But bilateral relations have become delicate in recent months, with Mexican politics becoming increasingly radicalized and a series of spats souring cooperation.

Fox is the most pro-U.S. president in recent Mexican history, but his critics say U.S. officials still shrug off his requests and ignore Mexican interests on important issues.

In addition to his failure to save Suarez's life, Fox has also been unable to hammer out a much-anticipated immigration agreement with American officials in the wake of the Sept. 11 terrorist attacks.

A water dispute in which Mexico owes the United States millions of gallons of water and trade clashes over U.S. efforts to block certain Mexican agricultural imports have also served to cool relations between the two neighbors.

"Fox is showing the United States that if it ignores Mexico, Mexico will ignore it," said Javier Mendez, a 33-year-old accountant who said he listened to live coverage of Suarez's execution on his car radio.

Suarez, 33, was put to death after pleading in English and Spanish for forgiveness from relatives of Lawrence Cadena, the 43-year-old anti-narcotics officer he shot when he was 19.

Suarez had become religious in prison and recently told reporters that he preferred to die rather than live in the intense isolation of Texas' death row, which allows prisoners out of their cells for only one hour a day, and always alone.

"I'd like to apologize to the Cadena family for whatever hurt and suffering I've caused them," he said. "I sincerely ask in your heart to forgive me."

When Suarez was pronounced dead, Lawrence Cadena Jr. thanked local and federal authorities "who helped push this through the system."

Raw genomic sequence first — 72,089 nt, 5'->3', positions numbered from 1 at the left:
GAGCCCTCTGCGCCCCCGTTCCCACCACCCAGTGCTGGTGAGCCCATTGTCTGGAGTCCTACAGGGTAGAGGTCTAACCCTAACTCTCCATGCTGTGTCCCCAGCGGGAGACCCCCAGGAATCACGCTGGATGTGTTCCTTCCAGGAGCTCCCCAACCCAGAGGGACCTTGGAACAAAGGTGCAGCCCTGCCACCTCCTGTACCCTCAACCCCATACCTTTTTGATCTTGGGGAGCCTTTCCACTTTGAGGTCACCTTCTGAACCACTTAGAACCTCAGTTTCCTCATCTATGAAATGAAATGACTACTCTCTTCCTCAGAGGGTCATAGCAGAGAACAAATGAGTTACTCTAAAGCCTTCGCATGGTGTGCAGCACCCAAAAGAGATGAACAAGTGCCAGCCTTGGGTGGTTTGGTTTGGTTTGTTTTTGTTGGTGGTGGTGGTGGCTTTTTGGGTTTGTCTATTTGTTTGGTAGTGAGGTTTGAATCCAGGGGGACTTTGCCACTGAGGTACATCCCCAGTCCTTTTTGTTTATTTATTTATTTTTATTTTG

Fox had battled hard for a pardon, calling and sending a letter to Perry and directing his foreign secretary to contact U.S. Secretary of State Colin Powell. He even spoke to Bush on the telephone Tuesday night, though officials did not say what they discussed.

Fox claimed Suarez was a Mexican citizen who was denied his right to assistance from the Mexican consulate at the time of his arrest. Texas officials said it isn't clear Suarez, who spent most of his life in the United States, was Mexican.

Suarez was born in Mexico, but lived in Texas since age 3. Dallas police have said they did not put him in contact with Mexican officials because they did not know he was a Mexican.

Similar appeals in Texas citing the Vienna Convention failed to save condemned inmates Stanley Faulder, a Canadian, and Miguel Flores, a Mexican.

The execution - and the government's last-ditch efforts to stop it - dominated headlines across Mexico, where photographs of and interviews with the round-faced, innocuous-looking Suarez turned up in most newspapers and on major television stations.

"His straight brow and mouth speak of a person who almost always acted in an upright manner," columnist Sergio Jaubert wrote in the newspaper Milenio on Wednesday.

But a protest outside the U.S. Embassy as the execution was carried out drew only four people.

"I don't understand how Americans can say, 'In God we trust,' and then in God's name kill somebody," said one of the protesters, 46-year-old Guillermo Marin Franco.